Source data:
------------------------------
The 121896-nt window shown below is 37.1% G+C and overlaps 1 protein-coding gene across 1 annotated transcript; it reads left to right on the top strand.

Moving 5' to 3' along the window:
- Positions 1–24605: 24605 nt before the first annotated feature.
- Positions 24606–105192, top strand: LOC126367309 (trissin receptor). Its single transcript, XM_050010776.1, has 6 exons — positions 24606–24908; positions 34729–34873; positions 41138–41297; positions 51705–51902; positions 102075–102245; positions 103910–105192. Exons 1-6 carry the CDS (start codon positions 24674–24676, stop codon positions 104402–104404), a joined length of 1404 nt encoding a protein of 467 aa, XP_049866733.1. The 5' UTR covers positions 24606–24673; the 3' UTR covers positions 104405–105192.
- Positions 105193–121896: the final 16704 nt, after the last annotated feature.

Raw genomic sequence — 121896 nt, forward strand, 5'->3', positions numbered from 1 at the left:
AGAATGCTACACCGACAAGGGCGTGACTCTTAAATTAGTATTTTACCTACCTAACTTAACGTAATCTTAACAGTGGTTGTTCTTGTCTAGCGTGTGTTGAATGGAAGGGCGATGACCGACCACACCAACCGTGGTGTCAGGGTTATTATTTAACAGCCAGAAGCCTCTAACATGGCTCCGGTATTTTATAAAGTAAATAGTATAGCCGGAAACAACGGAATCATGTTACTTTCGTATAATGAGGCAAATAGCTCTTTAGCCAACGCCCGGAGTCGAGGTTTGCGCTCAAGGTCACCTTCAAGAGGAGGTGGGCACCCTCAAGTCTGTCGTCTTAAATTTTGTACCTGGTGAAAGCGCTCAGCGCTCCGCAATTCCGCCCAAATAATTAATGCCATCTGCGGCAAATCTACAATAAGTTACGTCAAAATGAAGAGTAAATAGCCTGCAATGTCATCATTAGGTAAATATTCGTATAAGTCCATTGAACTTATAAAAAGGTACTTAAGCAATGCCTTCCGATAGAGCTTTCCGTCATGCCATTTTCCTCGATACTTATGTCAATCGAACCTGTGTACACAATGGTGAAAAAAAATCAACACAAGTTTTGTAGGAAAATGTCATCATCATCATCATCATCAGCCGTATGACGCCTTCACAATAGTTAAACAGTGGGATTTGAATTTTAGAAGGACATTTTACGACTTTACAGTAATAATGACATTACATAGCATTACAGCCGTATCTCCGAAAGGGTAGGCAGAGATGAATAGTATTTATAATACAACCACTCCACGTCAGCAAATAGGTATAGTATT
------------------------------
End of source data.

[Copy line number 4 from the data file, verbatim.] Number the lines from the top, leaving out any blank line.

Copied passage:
- Positions 24606–105192, top strand: LOC126367309 (trissin receptor). Its single transcript, XM_050010776.1, has 6 exons — positions 24606–24908; positions 34729–34873; positions 41138–41297; positions 51705–51902; positions 102075–102245; positions 103910–105192. Exons 1-6 carry the CDS (start codon positions 24674–24676, stop codon positions 104402–104404), a joined length of 1404 nt encoding a protein of 467 aa, XP_049866733.1. The 5' UTR covers positions 24606–24673; the 3' UTR covers positions 104405–105192.